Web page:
Effect of sterilization and storage treatments on screw pullout strength in human allograft bone.Clin Orthop Relat Res 1994; (302):290-6CO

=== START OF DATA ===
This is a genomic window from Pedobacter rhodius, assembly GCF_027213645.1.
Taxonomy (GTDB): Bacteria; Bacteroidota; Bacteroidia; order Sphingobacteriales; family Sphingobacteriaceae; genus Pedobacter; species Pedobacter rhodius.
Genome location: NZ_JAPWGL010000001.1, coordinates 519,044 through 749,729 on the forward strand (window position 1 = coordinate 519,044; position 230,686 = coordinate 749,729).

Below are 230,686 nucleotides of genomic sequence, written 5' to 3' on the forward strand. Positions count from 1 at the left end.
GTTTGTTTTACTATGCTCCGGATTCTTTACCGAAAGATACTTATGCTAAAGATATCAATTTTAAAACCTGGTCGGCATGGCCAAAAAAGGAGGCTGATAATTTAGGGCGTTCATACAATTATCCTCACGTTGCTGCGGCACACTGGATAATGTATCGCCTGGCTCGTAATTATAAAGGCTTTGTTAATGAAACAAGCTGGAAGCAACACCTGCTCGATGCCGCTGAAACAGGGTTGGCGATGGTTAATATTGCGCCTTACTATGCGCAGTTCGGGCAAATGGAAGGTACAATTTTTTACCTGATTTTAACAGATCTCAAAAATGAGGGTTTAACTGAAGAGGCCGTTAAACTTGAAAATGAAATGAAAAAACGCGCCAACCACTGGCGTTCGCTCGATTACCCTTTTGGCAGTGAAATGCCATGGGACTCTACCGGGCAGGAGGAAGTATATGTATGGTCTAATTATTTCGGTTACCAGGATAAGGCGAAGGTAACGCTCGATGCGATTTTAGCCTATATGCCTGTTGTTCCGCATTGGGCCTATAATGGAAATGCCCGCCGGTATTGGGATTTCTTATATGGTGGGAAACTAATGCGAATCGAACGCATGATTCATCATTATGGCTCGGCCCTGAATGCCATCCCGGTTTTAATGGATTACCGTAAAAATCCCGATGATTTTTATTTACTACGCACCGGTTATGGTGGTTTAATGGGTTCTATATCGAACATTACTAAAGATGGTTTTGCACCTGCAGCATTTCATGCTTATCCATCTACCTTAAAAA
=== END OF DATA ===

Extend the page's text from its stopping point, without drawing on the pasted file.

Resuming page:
Many conflicting studies have been performed evaluating the effects of sterilization and storage treatments on the mechanical properties of allograft bone. In the current study, four right and left matched, sterile, deep-frozen, tibial pairs from human donors with an average age of 32 years were tested. One tibia from each pair served as a matched control for the opposite side. Each tibia was cut into four equal segments. One segment of each tibia underwent no treatment; the other three underwent one of the following treatments: irradiation, freeze drying, or ethylene oxide (ETO). Screw pullout tests were performed using four 3.5-mm cortical screws per segment. Sixteen screw pullout tests were performed for each allograft treatment. The freeze-dried specimens required significantly less force for screw pullout. The screw pullout force for the irradiated specimens and the ETO specimens did not significantly differ from their controls. These results indicate that freeze drying affected screw pullout strength. This method of processing should be questioned for structural allografts in which screw fixation is mandatory. The use of irradiation or ETO for sterilization may not have an adverse effect on screw pullout strength.